AU - Derosa, Giuseppe

AU - Maffioli, Pamela

AU - Scelsi, Laura

AU - Bestetti, Alessandro

AU - Vanasia, Massimo

AU - Cicero, Arrigo F.G.

AU - Spinardi, Luca

AU - Bentivenga, Crescenzio

AU - Esposti, Daniela Degli

AU - Caprio, Massimiliano

AU - Borghi, Claudio

AU - Pitt, Bertram

AU - Cosentino, Eugenio

PY - 2019/3/1

Y1 - 2019/3/1

N2 - Aim: To evaluate canrenone effects compared to other therapies on cardiovascular mortality in patients with chronic heart failure (CHF) and preserved systolic function after 10 years of evaluation. Methods: We enrolled 532 patients with CHF and preserved systolic function. Patients were followed with a mean follow-up of 10 years: 166 patients were in therapy with canrenone, while 336 patients were in conventional therapy. We re-evaluated these data after 10 years, together with the rate of death and survival. Results: Systolic and diastolic blood pressure were lower with canrenone compared to the group not treated with canrenone, both in supine and orthostatism. In the group treated with canrenone we recorded a lower value of fasting plasma glucose and glycated hemoglobin. Uric acid was lower in the group treated with canrenone, no differences were observed regarding creatinine, sodium, potassium, brain natriuretic peptide (BNP), pro-BNP or plasma renin activity (PRA), while aldosterone levels were reduced in canrenone group compared to control. After 10 years, left ventricular mass was lower in canrenone group. We recorded a more pronounced progression of NYHA class in controls compared to patients treated with canrenone, with also a higher number of deaths. A higher number of deaths was recorded in control group in the 68–83 years range compared to canrenone. A higher incidence of death was reported among patients without hypercholesterolemia in control group; this was not significant in patients treated with canrenone. A longer survival was observed in patients treated with canrenone. Conclusion: Administered to patients with CHF and preserved systolic fraction, reduced mortality and extended the life.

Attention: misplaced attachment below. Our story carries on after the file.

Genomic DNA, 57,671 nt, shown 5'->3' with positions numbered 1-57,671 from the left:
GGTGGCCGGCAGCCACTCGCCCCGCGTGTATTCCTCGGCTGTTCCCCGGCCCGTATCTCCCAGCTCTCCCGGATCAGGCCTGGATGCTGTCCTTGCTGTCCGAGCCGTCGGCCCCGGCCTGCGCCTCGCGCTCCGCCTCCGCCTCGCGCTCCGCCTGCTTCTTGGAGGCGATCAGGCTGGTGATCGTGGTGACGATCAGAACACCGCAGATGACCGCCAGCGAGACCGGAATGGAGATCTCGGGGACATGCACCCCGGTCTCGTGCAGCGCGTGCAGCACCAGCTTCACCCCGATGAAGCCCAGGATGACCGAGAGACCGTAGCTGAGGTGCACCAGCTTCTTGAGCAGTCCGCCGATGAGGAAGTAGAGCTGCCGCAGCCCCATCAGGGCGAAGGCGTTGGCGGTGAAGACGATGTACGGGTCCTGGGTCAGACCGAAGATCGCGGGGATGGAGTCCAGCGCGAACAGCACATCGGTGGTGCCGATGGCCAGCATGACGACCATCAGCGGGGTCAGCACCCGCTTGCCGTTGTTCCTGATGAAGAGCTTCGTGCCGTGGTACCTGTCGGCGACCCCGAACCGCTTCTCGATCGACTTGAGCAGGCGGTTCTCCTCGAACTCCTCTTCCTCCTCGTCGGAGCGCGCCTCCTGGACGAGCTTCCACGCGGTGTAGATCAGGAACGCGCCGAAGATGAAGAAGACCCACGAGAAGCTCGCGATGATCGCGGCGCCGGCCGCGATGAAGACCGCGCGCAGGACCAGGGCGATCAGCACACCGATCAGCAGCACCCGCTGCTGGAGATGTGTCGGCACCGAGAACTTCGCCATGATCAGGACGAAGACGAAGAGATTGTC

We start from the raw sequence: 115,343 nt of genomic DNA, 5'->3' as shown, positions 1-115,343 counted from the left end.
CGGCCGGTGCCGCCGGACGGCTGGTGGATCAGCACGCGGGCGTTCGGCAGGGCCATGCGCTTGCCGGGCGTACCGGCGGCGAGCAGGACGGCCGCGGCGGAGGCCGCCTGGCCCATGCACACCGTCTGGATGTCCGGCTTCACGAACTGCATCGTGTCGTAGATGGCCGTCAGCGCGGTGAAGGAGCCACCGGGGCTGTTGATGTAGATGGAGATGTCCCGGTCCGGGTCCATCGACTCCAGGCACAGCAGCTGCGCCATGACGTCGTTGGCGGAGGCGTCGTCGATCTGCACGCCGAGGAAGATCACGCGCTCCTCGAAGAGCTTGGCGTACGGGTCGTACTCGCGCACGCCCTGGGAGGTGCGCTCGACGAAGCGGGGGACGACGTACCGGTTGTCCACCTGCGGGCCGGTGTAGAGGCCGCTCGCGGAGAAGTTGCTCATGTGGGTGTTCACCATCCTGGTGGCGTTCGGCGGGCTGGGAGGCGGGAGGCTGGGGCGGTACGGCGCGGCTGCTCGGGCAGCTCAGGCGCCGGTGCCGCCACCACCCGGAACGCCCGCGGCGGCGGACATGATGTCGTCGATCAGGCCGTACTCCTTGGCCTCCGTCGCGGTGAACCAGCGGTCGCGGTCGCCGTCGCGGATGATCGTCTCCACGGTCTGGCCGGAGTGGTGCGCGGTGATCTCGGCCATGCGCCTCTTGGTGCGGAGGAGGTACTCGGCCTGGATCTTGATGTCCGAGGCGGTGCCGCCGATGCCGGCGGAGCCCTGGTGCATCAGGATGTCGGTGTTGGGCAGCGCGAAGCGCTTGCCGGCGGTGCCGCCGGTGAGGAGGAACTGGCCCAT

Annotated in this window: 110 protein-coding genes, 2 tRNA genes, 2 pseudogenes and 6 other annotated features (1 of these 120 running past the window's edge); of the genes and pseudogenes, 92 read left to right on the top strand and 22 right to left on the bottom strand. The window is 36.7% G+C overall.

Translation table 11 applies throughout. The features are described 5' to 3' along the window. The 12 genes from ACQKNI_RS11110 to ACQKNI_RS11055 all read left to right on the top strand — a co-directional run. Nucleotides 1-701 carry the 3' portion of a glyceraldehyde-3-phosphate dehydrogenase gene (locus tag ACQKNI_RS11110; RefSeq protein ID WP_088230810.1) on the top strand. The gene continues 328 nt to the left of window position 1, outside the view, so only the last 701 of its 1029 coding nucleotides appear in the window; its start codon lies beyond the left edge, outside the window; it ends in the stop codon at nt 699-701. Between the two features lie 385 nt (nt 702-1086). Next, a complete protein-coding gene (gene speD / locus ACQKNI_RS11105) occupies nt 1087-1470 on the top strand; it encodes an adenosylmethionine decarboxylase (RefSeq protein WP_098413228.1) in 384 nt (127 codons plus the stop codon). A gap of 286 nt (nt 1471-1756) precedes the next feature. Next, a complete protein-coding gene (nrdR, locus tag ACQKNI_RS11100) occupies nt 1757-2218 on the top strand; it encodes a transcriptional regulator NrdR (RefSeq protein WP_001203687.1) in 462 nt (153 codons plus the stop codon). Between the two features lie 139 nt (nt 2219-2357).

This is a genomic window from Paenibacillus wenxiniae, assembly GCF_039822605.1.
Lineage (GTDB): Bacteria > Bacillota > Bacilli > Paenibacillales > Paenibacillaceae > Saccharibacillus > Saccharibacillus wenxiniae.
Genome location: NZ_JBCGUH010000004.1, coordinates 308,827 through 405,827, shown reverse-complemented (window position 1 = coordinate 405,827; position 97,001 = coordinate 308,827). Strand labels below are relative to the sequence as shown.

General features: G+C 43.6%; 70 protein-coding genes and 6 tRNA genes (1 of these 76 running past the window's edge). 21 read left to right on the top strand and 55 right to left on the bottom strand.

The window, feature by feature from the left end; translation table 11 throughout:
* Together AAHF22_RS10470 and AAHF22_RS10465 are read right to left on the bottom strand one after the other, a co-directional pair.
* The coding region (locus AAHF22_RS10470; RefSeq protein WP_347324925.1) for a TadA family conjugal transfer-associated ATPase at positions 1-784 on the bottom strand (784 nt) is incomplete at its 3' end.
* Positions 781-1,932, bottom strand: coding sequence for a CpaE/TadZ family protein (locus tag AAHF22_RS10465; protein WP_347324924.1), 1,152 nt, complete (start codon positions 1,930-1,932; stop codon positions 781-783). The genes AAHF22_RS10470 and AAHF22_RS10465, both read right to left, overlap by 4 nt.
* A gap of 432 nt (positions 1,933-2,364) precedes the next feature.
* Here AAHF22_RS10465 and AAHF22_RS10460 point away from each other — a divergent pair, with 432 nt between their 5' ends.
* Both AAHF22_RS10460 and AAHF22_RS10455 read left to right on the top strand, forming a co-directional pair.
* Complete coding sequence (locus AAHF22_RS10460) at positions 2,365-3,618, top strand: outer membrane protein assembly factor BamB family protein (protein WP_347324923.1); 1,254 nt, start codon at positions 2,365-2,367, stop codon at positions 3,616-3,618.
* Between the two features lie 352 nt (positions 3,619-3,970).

AB - Aim: To evaluate canrenone effects compared to other therapies on cardiovascular mortality in patients with chronic heart failure (CHF) and preserved systolic function after 10 years of evaluation. Methods: We enrolled 532 patients with CHF and preserved systolic function. Patients were followed with a mean follow-up of 10 years: 166 patients were in therapy with canrenone, while 336 patients were in conventional therapy. We re-evaluated these data after 10 years, together with the rate of death and survival. Results: Systolic and diastolic blood pressure were lower with canrenone compared to the group not treated with canrenone, both in supine and orthostatism. In the group treated with canrenone we recorded a lower value of fasting plasma glucose and glycated hemoglobin. Uric acid was lower in the group treated with canrenone, no differences were observed regarding creatinine, sodium, potassium, brain natriuretic peptide (BNP), pro-BNP or plasma renin activity (PRA), while aldosterone levels were reduced in canrenone group compared to control. After 10 years, left ventricular mass was lower in canrenone group. We recorded a more pronounced progression of NYHA class in controls compared to patients treated with canrenone, with also a higher number of deaths. A higher number of deaths was recorded in control group in the 68–83 years range compared to canrenone. A higher incidence of death was reported among patients without hypercholesterolemia in control group; this was not significant in patients treated with canrenone. A longer survival was observed in patients treated with canrenone. Conclusion: Administered to patients with CHF and preserved systolic fraction, reduced mortality and extended the life.